Contractors are now getting ready to remove the contaminated soil to a safe site for permanent disposal where contaminants can’t leach into groundwater. While that cost time, it will make the site safer in the long run.

Looking west at area where north retention basin will be excavated.

Entergy Estimated It Would Take 50 Weeks to Move a Transformer

In other news, an Entergy consultant in The Woodlands has tried to hold the Northpark expansion project up for two years. He wanted an extra half million dollars (above and beyond the $700,000 already budgeted) to move some power lines and a transformer near the Exxon station at US59.

The consultant demanded 50 weeks to move the ground-mounted transformer alone. His motive was unclear. Was he using a not-so-subtle form of extortion to make himself look better in his client’s eyes?

It’s also unclear whether Entergy, a company that trumpets its social responsibility, knew about the consultant’s demands. Entergy is a Fortune 500 company with 3 million customers in Arkansas, Louisiana, Mississippi and Texas. 

The Northpark Expansion project is designed to create an all-weather evacuation route for 70,000 people. One would think that a socially minded company with a $4.4 billion rate base (in Texas alone) could move a transformer in less than a year if it really wanted to.

Ralph De Leon, project manager for the Northpark expansion project, finally managed to bypass the consultant and is now working directly with Entergy executives in Beaumont.

Lawyers for LHRA have negotiated a settlement in lieu of condemnation. Hopefully the Entergy issue will resolve amicably before the end of the year. The agreement will be on the December 14, LHRA board meeting agenda.

Traffic Light Alternative

At Russell-Palmer, contractors are still waiting for the City of Houston to change a pole mounted traffic signal to a wire-mounted one. That will enable them to continue installing box culverts when Centerpoint returns to finish moving its gas line. Centerpoint crews were MIA during the holidays.

Traffic signal in median at Northpark and Russell Palmer Road must be replaced with wire-mounted system for now.

Replacement of Ditch with Box Culverts

The City of Houston has approved the plan to detour a waterline across Northpark to the Parkwood Baptist Church (see upper right corner of photo above). The original contractors didn’t install the waterline deep enough. That created a conflict with the 6’x8′ box culverts being installed in the median. But the water-line detour should be resolved soon.

The culverts will replace the ditch in the median so that the road can be expanded inward, adding an extra lane of traffic in each direction.

Looking west in opposite direction from over Russell Palmer.

Plan for Next Three Weeks

Construction is always difficult, even in the best of times. The holidays make it even more so. Weather permitting, here are the priorities for the next three weeks.

  • Continue burying reinforced culvert at Outfall B depending on weather 
  • Alternatively, continue working on 8″ waterline on south side of Northpark between railroad tracks and King’s Mill
  • Install 12″ waterline in front of the Chick-Fil-A.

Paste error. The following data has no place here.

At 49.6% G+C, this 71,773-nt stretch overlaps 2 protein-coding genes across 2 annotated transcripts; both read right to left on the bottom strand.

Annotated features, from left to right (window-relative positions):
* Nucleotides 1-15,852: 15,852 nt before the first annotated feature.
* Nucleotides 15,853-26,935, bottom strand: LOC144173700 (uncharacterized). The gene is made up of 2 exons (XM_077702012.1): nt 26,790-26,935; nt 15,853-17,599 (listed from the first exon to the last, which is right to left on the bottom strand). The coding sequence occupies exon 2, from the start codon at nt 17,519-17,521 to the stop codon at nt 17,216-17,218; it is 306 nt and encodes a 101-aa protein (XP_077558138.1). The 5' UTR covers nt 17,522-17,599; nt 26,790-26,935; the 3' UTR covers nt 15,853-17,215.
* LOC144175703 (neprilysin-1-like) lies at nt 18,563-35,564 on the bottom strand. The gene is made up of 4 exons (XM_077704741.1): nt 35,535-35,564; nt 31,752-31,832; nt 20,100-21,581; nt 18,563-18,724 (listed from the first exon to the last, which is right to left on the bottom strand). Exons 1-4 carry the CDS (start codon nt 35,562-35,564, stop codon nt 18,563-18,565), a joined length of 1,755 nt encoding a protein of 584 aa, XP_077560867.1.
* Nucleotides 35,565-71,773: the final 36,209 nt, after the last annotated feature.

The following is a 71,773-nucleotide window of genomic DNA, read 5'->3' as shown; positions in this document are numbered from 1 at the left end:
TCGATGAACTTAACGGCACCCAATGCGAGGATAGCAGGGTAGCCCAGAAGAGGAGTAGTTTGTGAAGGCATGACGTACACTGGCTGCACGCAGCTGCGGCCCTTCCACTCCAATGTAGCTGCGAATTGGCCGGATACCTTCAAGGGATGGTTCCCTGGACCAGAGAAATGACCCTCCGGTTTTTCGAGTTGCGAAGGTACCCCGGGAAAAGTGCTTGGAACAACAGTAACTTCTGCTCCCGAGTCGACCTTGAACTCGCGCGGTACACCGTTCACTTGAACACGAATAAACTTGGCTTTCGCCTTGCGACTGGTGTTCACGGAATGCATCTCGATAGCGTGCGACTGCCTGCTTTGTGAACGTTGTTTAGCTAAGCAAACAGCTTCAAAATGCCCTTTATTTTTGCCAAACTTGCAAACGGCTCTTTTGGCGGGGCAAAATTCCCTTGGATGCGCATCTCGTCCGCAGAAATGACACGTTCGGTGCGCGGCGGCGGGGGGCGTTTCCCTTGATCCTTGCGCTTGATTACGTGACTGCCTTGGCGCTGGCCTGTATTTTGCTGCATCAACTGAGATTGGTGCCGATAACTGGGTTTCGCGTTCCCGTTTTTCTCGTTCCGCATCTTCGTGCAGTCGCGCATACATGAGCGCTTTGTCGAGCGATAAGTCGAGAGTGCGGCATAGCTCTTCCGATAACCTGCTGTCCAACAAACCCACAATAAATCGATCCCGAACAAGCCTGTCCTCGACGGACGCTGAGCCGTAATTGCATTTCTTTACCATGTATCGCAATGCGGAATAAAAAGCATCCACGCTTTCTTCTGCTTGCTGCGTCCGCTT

• Complete filling in around new sidewalks west of US59
  • Mobilize on December 4th to begin tree relocation throughout the month of December.
  • Continued Retention Pond Excavation on north side at US59.

For More Information

For more information about the project including construction plans, visit the project pages of the LHRA/Tirz 10 website. Or see these posts on ReduceFlooding:

Posted by Bob Rehak on 12/3/23

2287 Days since Hurricane Harvey

The thoughts expressed in this post represent opinions on matters of public concern and safety. They are protected by the First Amendment of the US Constitution and the Anti-SLAPP Statute of the Great State of Texas.

Before after clearing at Northpark South

From Green to Gone in Three Weeks

I took the first picture below two years ago before the clearing of Northpark South started. All the rest were taken during the three weeks between November 9 and December 1, 2023.

Looking west toward the San Jacinto West Fork from the west end of Northpark Drive at Sorters-McClellan Road, this is what you saw before clearing started.

Northpark South, October 31, 2021. Note pocket of wetlands in middle. Intersection in bottom left was under eight feet of water during Harvey.
Clearing starts in wetlands. November 9, 2023.
Eight days later. November 17, 2023.
Another seven days. November 24, 2023.
December 1, 2023.

In the pictures above, note a sister development in the upper right corner called Northpark Woods by the same developer, Century Land Holdings of Texas, LLC. The developer totally cleared it, too.

Of course, it’s easier to grade the land, fill in wetlands, and put in streets that way. But it doesn’t slow floodwaters down or soak them up. That will soon be the job of homes and carpets. Lots of them.

The developer asked the Houston Planning Commission for a variance to build 235 homes on lots as small as 5000 square feet here.

Getting Rid of Green

What do you do with all that timber? Turn it into 2x4s? Mulch? Paper? Pencils? Something socially useful?

Why not just burn it and save all that trouble?

You can save the hauling costs.

Close up of burn pit.

Let people breathe it. Not a problem if you’re a developer with headquarters in Colorado!

Looking east toward Kingwood and Northpark Drive at top of frame.

This is how you go from green to gone in three weeks. If it were the only such story, it might not be worthy of mentioning. But you can see this same story being played out relentlessly across the watershed.

For More Information

To learn more about the flood risks in this area, see these posts:

Posted by Bob Rehak on 12/2/23

2286 Days since Hurricane Harvey

The thoughts expressed in this post represent opinions on matters of public concern and safety. They are protected by the First Amendment of the US Constitution and the Anti-SLAPP Statute of the Great State of Texas.